Breitbart’s role inside the Trump White House is
growing:
Sebastian Gorka, an editor for National Security
Affairs at Breitbart who was paid by Trump’s campaign for policy
consulting,
is expected to join the National Security Council
.
Julia Hahn, a hardline immigration writer for Breitbart,
will join the administration as a special assistant to the
president.


jared kushner donald trump tiffany
Donald
Trump is joined by his daughter Tiffany, left, and son-in-law
Jared Kushner as he speaks during a news conference at the Trump
National Golf Club Westchester, Tuesday, June 7, 2016, in
Briarcliff Manor, N.Y.

Mary
Altaffer/AP


The NSC Principals Committee will be chaired by former Lt.
Gen. Michael Flynn, Trump’s national security adviser, and Tom
Bossert, Trump’s homeland security adviser. Defense
Secretary James Mattis and Trump’s secretary of state nominee,
Rex Tillerson, have seats on the committee, but they “begin at a
disadvantage,” Rogin said.

They will be “fighting for influence in a team of strong
personalities who are busily carving up issues, making plans and
nurturing already close relationships” with Trump, Rogin wrote,
referring to Bannon, Kushner, and Priebus.

The secretary of energy and director of the Office of Management
and Budget were
also removed
from the committee’s list of “regular members,”
and the deputy secretary of state will no longer be invited to
every committee meeting. The chair of the Council of Economic
Advisers will not be invited even “when issues to be discussed
pertain to their responsibilities and expertise.”

Unilateral moves

Trump already seems to be marginalizing the influence of career
officials with extensive federal experience at the Department of
Homeland Security (DHS), the State Department, the Department of
Defense (DoD) and the Justice Department.

On Saturday, former New York City Mayor Rudy Giuliani told Fox
that he helped draft Trump’s “extreme vetting” executive order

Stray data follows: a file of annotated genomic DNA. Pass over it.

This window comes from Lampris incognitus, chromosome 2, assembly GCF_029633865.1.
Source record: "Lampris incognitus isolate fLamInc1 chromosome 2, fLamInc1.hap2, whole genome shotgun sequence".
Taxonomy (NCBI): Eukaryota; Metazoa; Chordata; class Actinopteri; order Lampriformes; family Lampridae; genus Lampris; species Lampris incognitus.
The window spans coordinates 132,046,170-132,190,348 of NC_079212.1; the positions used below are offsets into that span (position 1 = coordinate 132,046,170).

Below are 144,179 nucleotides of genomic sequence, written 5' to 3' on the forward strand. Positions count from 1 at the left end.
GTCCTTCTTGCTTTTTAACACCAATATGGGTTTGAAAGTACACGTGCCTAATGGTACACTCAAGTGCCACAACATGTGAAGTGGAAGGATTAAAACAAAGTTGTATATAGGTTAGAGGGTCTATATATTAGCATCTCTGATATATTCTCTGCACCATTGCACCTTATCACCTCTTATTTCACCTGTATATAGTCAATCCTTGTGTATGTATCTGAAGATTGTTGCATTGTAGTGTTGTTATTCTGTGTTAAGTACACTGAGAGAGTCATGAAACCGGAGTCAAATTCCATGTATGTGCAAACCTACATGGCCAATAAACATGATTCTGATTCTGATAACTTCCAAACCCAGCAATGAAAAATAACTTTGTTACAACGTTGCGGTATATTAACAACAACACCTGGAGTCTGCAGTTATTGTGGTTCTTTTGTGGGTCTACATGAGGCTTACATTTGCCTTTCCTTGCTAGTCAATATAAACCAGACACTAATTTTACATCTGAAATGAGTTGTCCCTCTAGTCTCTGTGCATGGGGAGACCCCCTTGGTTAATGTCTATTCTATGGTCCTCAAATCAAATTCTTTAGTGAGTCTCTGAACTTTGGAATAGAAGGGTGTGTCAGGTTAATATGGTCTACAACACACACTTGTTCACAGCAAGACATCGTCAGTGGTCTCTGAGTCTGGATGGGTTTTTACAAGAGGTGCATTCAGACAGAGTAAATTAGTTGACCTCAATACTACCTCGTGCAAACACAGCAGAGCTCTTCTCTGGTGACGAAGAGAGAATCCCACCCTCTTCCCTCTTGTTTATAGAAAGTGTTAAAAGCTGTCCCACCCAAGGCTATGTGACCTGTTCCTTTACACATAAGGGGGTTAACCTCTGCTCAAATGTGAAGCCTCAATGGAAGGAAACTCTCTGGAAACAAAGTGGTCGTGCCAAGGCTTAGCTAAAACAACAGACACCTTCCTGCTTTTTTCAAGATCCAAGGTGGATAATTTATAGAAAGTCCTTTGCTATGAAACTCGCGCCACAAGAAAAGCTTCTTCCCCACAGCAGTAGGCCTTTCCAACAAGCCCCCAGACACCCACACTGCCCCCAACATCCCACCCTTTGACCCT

after Trump called him and asked
how to do a “Muslim ban” “legally.”
Officials told CNN that
the order was a unilateral move.

Department of Homeland Security staff, the officials said,
were only allowed to see the order barring refugees from the US
after Trump signed it, and National Security Council lawyers were
prevented from
evaluating it. The State Department and the DoD were also
excluded from the process, NBC
reported
.

After seeing the order, the DHS interpreted it to mean that green
card holders from the banned countries — who have already been
subjected to intense vetting — would be allowed to reenter the US
from trips abroad. But that interpretation was overruled by the
White House, which later said that green card holders would be
allowed in only on a “case-by-case” basis.


refugees
Iraqi
immigrant Hameed Darwish stands with Congresswoman Nydia
Velazquez (R) after being released at John F. Kennedy
International Airport in Queens, New York, U.S., January 28,
2017.

Andrew
Kelly/Reuters


“The policy team at the White House developed the executive
order on refugees and visas,”
CNN reported
, “and largely avoided the traditional
interagency process that would have allowed the Justice
Department and homeland security agencies to provide operational
guidance.”

As a result, the order was imprecise and open to interpretation —
and legal challenges.

The order “looks like what an intern came up with over a
lunch hour,” an immigration lawyer
told

Benjamin Wittes,
the editor-in-chief of Lawfare and a senior
fellow in governance studies at the Brookings Institution. “My
take is that it is so poorly written that it’s hard to tell the
impact.”

“The president has created a target-rich environment for
litigation” with the order, Wittes
wrote
.

Lawyers and civil-rights organizations were already challenging
the constitutionality of the ban hours after it was signed,
arguing that the ban violates the Establishment Clause of the
First Amendment by “explicitly disapproving of one religion and
implicitly preferring others.”

Lawyers representing two Iraqi refugees who were detained at John
F. Kennedy airport in New York
filed legal challenges
to the order, and a federal judge in
Brooklyn issued
an emergency ruling
Saturday evening to stay the continued
deportation of travelers.

The ruling, a temporary emergency stay, now allows those who
landed in the US and hold a valid visa to remain. Federal
judges in Virginia, Massachusetts, and Washington also made
emergency rulings on various aspects of the executive
order.